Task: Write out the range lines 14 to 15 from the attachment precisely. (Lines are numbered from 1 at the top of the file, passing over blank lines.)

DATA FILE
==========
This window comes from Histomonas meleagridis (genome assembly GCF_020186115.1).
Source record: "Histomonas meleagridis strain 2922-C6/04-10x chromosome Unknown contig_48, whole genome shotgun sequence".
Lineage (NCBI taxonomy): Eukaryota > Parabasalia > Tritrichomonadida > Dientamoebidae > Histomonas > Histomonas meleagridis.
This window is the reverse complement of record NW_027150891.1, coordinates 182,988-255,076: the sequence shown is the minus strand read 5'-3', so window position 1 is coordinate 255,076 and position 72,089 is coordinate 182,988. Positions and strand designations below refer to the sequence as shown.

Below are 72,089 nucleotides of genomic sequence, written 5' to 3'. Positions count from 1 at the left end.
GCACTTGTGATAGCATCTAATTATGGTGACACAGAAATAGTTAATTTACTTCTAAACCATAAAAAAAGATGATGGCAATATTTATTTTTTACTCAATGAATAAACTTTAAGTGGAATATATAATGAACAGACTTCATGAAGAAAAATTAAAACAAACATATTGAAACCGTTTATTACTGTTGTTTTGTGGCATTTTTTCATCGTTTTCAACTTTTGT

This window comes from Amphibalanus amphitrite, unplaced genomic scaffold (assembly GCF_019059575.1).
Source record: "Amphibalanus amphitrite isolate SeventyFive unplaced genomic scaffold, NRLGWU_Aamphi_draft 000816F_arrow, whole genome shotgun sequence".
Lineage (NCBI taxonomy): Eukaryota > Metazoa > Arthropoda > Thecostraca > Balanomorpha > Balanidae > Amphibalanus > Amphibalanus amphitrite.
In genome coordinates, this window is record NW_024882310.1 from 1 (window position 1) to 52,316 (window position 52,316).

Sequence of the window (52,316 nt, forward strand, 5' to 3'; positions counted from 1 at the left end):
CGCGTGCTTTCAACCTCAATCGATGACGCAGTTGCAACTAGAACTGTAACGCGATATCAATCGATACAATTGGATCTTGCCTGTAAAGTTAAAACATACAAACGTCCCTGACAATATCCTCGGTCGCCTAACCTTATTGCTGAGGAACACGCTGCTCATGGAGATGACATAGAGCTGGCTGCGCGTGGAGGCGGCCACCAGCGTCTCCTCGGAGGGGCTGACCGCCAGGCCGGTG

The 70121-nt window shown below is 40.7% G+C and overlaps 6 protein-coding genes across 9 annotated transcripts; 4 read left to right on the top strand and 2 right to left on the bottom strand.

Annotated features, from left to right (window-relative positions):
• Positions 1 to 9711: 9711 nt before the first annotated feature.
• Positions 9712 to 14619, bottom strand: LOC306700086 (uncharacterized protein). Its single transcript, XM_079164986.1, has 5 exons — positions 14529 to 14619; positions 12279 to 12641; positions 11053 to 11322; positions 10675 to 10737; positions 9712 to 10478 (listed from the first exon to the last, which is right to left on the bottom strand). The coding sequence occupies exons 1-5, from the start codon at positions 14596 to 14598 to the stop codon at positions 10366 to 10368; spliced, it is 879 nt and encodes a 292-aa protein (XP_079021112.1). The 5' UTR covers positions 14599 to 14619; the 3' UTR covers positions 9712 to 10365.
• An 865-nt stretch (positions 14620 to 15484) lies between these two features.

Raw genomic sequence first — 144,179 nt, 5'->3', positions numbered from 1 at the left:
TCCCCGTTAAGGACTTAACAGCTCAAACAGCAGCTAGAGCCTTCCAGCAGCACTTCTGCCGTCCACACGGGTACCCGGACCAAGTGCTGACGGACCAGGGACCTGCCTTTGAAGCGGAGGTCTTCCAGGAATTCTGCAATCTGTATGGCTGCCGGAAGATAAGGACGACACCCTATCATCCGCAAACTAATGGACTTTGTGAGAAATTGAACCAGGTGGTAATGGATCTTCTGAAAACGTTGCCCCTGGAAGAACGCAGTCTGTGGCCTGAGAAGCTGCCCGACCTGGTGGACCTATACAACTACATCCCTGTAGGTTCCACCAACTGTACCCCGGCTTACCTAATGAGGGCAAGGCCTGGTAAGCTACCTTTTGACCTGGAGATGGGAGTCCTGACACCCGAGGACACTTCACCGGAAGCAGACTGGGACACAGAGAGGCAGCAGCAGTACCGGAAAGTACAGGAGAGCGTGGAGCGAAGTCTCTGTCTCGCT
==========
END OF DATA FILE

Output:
Annotated features, from left to right (window-relative positions):
• Positions 1 to 9711: 9711 nt before the first annotated feature.